That Time I Thought I Was Living In A Plague

In retrospect, I should’ve seen it coming. The portents were there, but I was too eager, too naive, too uneducated to notice them. I was charmed by the character of the house, built in the late 20s, with soaring ceilings and so much light, so much light from all the tall windows.

“Hmmm, strange that there are so many of those little bug carcasses in the tub. Gross. I wonder why no one bothered to clean that out,” was a fleeting thought that was quickly overshadowed by other, more pressurizing thoughts:

“You need to buy this house! It’s going to fly off the market at this price!”

“Sure, it needs some work, but it’s got all that charm!”

“You will never find another house like this with a lot this size at this price buy buy buy buy.”

After clearly and repeatedly expressing to my husband my desire to get this particular house, we were fortunately able to buy it. It was our first house and boy, was it our first house. But we were young and adventurous and unfazed by the many, many quirks we kept discovering.

Things were more or less plugging away, life as usual and all that. Until they descended upon us.

First it was just an errant one, flying noisily (so noisily! What a racket!) around my light, dumbly trying to fly into it as if the pale imitation of daylight could provide any sort of escape. But these bugs aren’t exactly known for their intellectual prowess, are they?

I didn’t know what they were at first. Pillbugs, daddy longlegs, even chinese waterbugs (which I will forever call cockroaches, thank you very much), I know those. But what were these loud shield-shaped bugs buzzing around my lights, startling me as I tried to read in bed?


They weren’t even indigenous to Baltimore, really. I read something somewhere (surely that’s a reliable source, right?) about how they came over from Asia and, like kudzu in the south, are entirely unstoppable.

I soon learned just how unavoidable they were.

It was amusing, initially. I would marvel at their stupidity, how easily they would crawl onto a piece of paper or note card, only to be flushed down the toilet (I chose death by water because if you smoosh them, they stink. Hence the name). But eventually their numbers grew so exponentially that I soon became completely overwhelmed.

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And then came the day that I found one in my sheitel. My sheitel. Which goes on my head. Which is right by my face.

It was too much.

Frantically, I investigated my dresser and found, much to my dismay, that I had found the motherlode. The nest. Ground zero of our stink bug infestation.

The window nearest my bed seemed to be their favorite place to enter our house. Our old, old house with all its many, many, terrifyingly many, entrance points for stink bugs.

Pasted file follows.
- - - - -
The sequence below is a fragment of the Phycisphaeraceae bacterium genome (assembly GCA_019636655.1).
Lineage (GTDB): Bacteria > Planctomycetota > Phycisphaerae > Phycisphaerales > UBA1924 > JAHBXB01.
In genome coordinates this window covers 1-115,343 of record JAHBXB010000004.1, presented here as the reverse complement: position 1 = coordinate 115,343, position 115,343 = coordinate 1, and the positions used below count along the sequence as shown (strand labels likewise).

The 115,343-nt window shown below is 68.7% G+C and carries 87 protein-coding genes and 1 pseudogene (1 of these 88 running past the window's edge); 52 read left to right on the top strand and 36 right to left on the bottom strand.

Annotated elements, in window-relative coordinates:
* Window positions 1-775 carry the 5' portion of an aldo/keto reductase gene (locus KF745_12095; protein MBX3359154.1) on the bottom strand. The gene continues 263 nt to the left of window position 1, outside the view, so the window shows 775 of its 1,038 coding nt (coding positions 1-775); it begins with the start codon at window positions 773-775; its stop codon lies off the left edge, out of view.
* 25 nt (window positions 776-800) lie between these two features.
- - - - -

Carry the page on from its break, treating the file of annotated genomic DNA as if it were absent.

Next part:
They crawled through the window and found a nice, cozy, dark, soft home among my tichels, my socks, even my undergarments, for crying out loud. They were everywhere.

I killed over three dozen that afternoon. And after that, it was war.

But I was never quite sure who was winning. No matter how many I killed, no matter how zealously I tried to close the gaps with duck tape, they kept appearing, relentlessly.

We called a pest control company, but they told us that there’s really not much to do for these bugs. Apparently once they get into your walls, it’s curtains. It’s just you and the bugs together, forever. We had them come out and spray anyways. Because you never know what’s going to work.

I’ll tell you what did work. Moving to Cleveland. That did amazing things for freeing my life from stink bugs. A serious case of shinui makom, shinui mazel. Stink bug mazel, at least.

But even with the nearly 400 miles between us, I still suffer from an occasional stink bug sighting. They must have ridden along with us. Even as recently as a couple months ago, I spotted a stink bug carcass. Just seeing even the dried-out husk of one of them is enough to send chills down my spine and transports me back to the front lines of the days when I was killing half a dozen of them before breakfast.

The experience was so formidable that it’s hard to pick which lesson to learn from it.. There’s the one using the stink bug as a mashal for the yetzer hara, always trying to find a way in. There’s the one of learning to be as persistent and plodding as a stinkbug, undefeatable, really. There’s the one of being grateful for the challenges we are given, because in the grand scheme of things, a stink bug infestation is really pretty minor.

But my lesson to you is this: if you are looking to buy a house and there are a bunch of dead stinkbugs in the bathtub – BACK AWAY. Run away and don’t look back. Buy a house with better insulation and with features that will keep stink bugs to a minimum.